Bronx resident Yoasara is manufacturing waves in New York City for the yoga and dance studio she founded and struggled to maintain during the COVID-19 pandemic.
Yosara open Sweet Water Dance and Yoga studio during a difficult time in her life that required her to live out of the studio with her young son. In a profile of The humans of New York, Yosara actions her journey to business ownership and how her local community has helped her keep its doors open.
“When you walk in this space, you breathe in how beautiful it is. Even if you are tired and stressed, you will come away happy, ”Yosara said of her yoga studio in the Bronx. “And that’s exactly what this community needs: a space to heal.
The birth of a yoga studio in the Bronx in New York was no easy task. Yosara struggled to make ends meet while raising her son inside the studio.
“At first, I worked 16 hours a day. I wasn’t asleep. I was not paid, ”she recalls. “For the first five years, I moved into the studio with my son. Customers watched me raise it up with nothing but a griddle, fridge and toaster.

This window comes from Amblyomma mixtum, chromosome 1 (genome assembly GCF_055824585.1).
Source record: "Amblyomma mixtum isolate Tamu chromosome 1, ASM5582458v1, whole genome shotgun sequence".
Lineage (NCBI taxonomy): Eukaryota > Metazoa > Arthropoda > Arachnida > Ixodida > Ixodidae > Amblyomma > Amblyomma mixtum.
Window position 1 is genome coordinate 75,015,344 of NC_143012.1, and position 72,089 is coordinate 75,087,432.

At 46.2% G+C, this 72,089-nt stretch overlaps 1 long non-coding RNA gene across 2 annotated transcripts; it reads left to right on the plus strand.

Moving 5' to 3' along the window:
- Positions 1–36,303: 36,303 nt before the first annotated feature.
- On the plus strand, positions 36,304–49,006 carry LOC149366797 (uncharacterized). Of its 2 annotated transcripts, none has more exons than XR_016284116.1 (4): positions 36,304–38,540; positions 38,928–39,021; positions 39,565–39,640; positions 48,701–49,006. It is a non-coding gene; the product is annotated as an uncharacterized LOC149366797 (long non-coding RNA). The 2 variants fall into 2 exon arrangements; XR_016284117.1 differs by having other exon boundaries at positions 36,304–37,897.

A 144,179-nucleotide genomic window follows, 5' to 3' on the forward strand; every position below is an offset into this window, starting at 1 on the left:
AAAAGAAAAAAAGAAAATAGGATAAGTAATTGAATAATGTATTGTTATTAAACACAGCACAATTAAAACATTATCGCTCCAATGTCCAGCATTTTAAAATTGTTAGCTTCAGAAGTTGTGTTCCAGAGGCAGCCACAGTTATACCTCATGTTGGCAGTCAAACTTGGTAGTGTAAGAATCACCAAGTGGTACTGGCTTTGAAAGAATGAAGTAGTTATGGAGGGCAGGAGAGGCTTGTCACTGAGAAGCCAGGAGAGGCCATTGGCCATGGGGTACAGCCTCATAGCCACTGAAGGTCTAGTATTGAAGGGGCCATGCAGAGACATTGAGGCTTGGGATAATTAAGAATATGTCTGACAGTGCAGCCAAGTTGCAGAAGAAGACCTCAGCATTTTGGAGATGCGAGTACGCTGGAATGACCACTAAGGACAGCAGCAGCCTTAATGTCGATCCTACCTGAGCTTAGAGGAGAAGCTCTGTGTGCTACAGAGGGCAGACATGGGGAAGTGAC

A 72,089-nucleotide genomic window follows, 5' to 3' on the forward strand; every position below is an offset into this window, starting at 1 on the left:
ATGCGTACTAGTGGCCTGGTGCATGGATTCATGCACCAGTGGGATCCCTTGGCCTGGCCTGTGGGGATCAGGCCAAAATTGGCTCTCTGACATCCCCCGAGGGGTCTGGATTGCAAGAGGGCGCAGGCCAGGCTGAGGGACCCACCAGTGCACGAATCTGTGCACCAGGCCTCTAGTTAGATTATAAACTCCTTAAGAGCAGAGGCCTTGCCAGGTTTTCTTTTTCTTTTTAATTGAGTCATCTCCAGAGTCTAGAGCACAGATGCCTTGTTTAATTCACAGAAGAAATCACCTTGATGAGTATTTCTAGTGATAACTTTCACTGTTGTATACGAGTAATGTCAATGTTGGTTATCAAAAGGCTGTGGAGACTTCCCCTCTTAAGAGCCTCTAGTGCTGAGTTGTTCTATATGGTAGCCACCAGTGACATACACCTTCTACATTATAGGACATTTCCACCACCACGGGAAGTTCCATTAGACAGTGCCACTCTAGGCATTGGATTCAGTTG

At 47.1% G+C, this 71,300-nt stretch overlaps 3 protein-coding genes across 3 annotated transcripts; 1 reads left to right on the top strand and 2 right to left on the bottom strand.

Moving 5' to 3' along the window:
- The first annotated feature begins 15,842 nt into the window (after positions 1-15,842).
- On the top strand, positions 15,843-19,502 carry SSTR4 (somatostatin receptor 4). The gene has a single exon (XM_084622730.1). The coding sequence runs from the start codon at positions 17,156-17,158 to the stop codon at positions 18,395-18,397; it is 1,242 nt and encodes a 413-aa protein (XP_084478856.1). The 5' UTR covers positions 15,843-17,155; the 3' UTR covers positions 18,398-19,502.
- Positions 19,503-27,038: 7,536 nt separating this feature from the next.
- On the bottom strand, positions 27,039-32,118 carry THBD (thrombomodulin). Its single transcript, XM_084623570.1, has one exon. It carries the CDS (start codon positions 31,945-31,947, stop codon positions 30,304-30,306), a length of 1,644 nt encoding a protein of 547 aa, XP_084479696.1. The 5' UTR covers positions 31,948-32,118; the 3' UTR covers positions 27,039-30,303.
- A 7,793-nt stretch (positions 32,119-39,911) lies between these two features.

But by dint of determination and support of local supporters, Yosara’s yoga studio was able to grow and she could afford to pay their instructors.
“I couldn’t get financing so we relied on these bullshit payday loans. Sometimes I couldn’t even pay my instructors on time, ”she said. “It wasn’t fair to them. They are also artists and people of color; they were struggling too. We were always late.
“But you know what? We made up for it. We paid off all of our debts, fairly. We were growing up beautifully.
While many have been able to benefit from government commercial loans and PPP partnerships, Yosara was not so lucky. Without the support of the local community, Yosara’s yoga studio in the Bronx would not have survived the pandemic.
“It is a miracle that we survived the pandemic,” she said. “All of our classes had to stop. There was no help from banks, lenders or organizations. But my community has come forward. Blue collar workers. People tied up like crazy.
Local residents began to invest their own money in the yoga studio, and Yosara was able to keep her business afloat.
“They came to me and said, ‘I want to buy an annual membership,’ ‘I want to buy a lifetime membership.’ They said, “Can I lend? “,” Can I invest “,” Can I get a percent? ” “$ 5,000, $ 4,000, $ 3,000 at a time,” she recalls. “I didn’t even know they had it. But they had it. They got me. My people got me. Artists, workers, mothers. Especially mothers. There were many, and many, mothers.